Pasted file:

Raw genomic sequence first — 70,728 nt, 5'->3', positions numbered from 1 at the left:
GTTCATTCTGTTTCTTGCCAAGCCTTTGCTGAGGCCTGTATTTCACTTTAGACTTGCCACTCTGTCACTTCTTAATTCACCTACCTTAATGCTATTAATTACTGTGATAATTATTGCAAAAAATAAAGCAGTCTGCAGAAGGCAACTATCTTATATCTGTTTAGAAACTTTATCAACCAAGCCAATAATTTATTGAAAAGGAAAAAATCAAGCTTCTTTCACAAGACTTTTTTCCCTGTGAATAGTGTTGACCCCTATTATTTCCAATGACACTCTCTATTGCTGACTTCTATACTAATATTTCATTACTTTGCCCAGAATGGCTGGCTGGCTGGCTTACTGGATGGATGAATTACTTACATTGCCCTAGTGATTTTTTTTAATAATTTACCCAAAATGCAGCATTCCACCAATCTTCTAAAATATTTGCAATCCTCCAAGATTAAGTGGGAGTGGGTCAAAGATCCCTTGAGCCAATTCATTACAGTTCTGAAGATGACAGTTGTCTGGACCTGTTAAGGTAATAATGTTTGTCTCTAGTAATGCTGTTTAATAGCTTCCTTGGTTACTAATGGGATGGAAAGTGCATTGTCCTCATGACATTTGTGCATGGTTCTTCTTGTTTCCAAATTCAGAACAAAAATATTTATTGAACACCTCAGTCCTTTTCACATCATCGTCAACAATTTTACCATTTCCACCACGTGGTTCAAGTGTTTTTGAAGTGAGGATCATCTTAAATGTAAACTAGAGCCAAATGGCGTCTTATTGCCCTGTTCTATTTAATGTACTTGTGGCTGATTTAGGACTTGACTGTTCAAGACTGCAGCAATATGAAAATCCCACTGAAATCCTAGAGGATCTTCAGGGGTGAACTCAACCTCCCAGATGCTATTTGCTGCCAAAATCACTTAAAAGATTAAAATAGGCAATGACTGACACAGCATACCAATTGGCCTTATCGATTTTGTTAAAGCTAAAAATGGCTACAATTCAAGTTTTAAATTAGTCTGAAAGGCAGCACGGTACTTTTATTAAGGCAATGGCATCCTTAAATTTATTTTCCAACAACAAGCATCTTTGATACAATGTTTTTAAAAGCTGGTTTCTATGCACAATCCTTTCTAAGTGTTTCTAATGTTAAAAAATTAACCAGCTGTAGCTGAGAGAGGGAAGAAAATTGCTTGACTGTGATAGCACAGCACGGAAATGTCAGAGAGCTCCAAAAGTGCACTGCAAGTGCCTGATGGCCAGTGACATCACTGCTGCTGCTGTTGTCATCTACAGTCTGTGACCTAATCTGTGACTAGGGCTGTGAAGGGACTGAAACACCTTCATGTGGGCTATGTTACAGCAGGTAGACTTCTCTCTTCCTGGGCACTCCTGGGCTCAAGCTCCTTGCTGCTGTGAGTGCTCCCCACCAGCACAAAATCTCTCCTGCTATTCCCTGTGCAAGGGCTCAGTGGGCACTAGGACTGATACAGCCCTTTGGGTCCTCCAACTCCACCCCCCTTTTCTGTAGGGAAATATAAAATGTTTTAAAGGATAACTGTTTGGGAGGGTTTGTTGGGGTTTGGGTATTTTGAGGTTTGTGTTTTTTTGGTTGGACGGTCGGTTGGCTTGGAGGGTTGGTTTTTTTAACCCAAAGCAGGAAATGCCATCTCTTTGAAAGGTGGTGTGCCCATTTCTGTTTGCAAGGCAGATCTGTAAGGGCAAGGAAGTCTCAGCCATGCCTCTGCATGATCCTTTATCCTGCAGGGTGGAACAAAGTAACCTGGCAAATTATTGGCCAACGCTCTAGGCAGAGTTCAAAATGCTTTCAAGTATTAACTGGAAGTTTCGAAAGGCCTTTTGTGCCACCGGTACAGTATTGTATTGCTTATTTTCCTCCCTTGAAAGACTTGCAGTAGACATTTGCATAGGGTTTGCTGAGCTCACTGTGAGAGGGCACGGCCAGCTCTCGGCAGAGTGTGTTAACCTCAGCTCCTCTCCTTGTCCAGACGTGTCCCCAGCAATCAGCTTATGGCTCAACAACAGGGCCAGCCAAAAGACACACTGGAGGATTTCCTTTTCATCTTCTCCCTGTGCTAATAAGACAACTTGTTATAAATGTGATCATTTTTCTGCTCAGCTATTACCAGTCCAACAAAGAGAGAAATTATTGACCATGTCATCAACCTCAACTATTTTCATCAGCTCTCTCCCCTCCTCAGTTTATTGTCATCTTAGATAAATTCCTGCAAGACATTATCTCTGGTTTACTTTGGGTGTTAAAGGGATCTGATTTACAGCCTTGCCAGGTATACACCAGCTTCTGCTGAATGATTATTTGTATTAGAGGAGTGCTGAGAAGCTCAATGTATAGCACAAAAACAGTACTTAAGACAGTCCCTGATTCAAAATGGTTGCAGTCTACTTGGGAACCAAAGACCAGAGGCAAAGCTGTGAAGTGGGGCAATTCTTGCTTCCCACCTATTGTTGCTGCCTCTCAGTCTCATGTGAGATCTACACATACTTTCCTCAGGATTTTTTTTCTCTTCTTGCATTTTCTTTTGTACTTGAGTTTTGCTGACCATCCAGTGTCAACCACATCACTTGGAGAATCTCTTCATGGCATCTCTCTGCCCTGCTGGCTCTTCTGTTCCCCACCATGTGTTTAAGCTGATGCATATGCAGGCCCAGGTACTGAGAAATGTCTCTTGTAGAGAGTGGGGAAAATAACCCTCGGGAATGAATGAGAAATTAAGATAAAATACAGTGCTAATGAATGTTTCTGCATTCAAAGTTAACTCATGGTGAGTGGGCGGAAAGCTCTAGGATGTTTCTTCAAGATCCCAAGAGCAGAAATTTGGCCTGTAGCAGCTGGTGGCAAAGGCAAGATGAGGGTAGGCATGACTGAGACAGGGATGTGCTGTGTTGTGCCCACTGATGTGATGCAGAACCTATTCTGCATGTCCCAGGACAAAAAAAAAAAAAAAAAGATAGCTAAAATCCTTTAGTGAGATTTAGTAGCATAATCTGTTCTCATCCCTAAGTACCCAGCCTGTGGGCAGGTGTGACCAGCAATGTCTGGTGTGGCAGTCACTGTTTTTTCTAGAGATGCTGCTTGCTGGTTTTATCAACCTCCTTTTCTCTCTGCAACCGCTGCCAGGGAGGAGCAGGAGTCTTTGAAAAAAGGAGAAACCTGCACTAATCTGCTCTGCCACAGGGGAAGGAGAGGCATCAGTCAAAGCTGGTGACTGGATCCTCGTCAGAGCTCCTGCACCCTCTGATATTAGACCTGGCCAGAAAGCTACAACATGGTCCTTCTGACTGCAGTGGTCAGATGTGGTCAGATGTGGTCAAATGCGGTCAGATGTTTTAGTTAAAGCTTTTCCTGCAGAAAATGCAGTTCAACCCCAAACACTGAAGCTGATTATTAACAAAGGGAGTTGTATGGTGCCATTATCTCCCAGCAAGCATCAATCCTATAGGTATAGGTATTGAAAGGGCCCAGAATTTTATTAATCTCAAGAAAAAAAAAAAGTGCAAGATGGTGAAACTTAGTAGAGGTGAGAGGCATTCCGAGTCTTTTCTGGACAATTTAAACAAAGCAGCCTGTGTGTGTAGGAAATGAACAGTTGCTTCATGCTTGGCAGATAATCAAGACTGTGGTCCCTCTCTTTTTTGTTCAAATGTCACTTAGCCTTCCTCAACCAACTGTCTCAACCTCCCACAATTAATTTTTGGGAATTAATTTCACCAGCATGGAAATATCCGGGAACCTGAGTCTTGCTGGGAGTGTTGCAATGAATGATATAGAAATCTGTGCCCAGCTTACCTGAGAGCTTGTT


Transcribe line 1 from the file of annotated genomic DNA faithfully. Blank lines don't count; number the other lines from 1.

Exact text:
Raw genomic sequence first — 70,728 nt, 5'->3', positions numbered from 1 at the left: